Optimal spacing between driver and base plate for downfiring Tumult?

Discussion in 'Home Theater Projects' started by Mattak, Apr 16, 2005.

  1. Mattak

    Mattak Stunt Coordinator

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    Is there an optimal spacing between the driver and base plate for a downfiring Tumult? Or should I just try different spacings?
     
  2. Seth_L

    Seth_L Screenwriter

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    You want there to be a larger opening than the Sd of the driver. So, if you have a driver with a 1200cm^2 Sd you want more than 1200cm^2 of opening. The more you have, the better.

    So, a Tumult has a Sd of 749cm^2. That means the moving diameter is 30.99cm. So, the circumference is 97cm. 749/97=7.72cm. I'd add in the 34mm of x-max to be safe, so you end up 11.12cm. That's 4.37"
     
  3. SammyXP

    SammyXP Auditioning

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    Am I missing something? What are you calculating when you are dividing the Sd by the circumference (749/97)? Geometry class must have been a long time ago because I'm not seeing it. Seems like Sd/C simply equals 0.5R

    I'm asking because I'm building a downfiring sub and the only criteria I've found for spacing on the bottom face is the ensure it is greater than the port diameter. I've got dual 3" ports, so I've been planning on making 3.5" legs, just to be safe.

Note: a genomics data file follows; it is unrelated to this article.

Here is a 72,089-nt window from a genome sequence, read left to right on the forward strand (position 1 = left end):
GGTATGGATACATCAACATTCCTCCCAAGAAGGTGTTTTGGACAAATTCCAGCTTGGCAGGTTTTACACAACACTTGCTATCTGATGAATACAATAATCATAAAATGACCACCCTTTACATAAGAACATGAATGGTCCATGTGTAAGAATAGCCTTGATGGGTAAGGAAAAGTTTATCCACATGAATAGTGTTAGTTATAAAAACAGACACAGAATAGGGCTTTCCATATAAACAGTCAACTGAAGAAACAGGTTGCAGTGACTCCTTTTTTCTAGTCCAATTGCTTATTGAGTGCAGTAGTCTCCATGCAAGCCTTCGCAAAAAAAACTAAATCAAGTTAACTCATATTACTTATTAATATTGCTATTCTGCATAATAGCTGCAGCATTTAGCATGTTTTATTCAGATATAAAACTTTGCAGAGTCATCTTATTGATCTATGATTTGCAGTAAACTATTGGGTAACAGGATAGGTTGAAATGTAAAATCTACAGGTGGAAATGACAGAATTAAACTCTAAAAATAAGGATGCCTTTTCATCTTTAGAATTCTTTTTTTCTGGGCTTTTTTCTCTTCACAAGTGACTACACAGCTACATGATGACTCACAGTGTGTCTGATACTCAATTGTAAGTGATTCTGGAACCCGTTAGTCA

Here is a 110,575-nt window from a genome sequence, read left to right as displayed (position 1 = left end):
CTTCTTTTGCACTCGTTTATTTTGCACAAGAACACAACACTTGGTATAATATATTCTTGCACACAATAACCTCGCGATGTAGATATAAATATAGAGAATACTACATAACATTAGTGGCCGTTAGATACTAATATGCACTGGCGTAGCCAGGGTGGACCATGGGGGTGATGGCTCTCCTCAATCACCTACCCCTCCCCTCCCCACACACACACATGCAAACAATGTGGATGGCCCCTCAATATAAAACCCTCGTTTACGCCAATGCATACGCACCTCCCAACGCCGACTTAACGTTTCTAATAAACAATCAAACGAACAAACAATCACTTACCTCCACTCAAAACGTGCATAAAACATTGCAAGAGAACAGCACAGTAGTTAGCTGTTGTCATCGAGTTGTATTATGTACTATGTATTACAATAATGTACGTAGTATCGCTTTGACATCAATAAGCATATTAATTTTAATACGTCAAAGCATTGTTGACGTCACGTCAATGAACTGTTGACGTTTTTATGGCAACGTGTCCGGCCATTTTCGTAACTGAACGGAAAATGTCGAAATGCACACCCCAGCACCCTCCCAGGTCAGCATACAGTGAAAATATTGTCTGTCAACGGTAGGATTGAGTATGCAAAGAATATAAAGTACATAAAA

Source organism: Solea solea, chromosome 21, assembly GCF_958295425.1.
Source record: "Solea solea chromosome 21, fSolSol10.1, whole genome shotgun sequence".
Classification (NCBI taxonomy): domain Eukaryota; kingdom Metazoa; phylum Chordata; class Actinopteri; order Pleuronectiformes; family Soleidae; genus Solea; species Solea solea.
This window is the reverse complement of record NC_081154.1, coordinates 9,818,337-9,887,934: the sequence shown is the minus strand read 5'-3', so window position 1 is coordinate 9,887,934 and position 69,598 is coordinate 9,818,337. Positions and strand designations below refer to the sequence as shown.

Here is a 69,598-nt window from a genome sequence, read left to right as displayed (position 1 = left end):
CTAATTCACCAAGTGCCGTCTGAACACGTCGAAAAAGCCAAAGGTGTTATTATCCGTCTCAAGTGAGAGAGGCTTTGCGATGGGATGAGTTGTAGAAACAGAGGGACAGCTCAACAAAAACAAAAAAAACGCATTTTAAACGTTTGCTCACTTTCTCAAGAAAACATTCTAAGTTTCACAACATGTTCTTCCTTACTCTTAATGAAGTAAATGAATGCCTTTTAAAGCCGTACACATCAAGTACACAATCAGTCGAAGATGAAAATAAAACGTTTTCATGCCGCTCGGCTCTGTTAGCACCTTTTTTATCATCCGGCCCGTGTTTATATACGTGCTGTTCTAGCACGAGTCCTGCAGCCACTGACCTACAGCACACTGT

4. Mattak

    Mattak Stunt Coordinator

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    Extrapolating from his post, I think what he was getting at was that you want the opening as big as the Sd of the driver, and in this case your opening can be assumed to be a cylinder wall around the edge of the driver (not sure how to make that clear with words). The radius of the cylinder is the radius of driver, but not the entire physical driver, just the cone basically, which we can call R. Since manufactures don't give you R, they give you Sd, you find R:

    piR^2 = 749

    R = 15.44cm

    R is the radius of our cylinder, so now we find the height (distance from driver to baseplate):

    cylinder area is height*circumference, H*2piR

    Sd = H*2piR
    749 = H*2pi(15.44)
    H = 7.72cm

    My Xmax is 34mm, so at full extension I'd lose 34mm of my cylinder opening, so 34mm is added to H to make up for it.

    7.72 + 3.4 = 11.12cm

    Basically, you don't want the base plate loading the subwoofer (at least not in my case I didn't).

    In the end, though, Sd = piR^2 and H = Sd/2pi, so H = R/2
     
  5. SammyXP

    SammyXP Auditioning

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    Ok, I think I understand now. You're basically looking for the surface area of a cylinder around the perimeter of the effective cone area. Otherwise, the air coming from the cone face would have to compress before exiting the openings underneath the enclosure.

    Turns out not to be too big a deal for me since, for a Dayton 15" DVC, R=16.03cm and Xmax is 1.51cm, so I need 3 3/4" of height, which is only 0.25" taller than I was planning on being.
     
  6. Chris Tsutsui

    Chris Tsutsui Screenwriter

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    Perhaps "Physically", the subwoofer should be 4.5" high minimum to allow for unrestricted air flow. Remember that the height of a woofer might change the frequency response in the room at the listening position. This is due to floor ceiling standing waves.

    Not that this would probably be a big factor...
     

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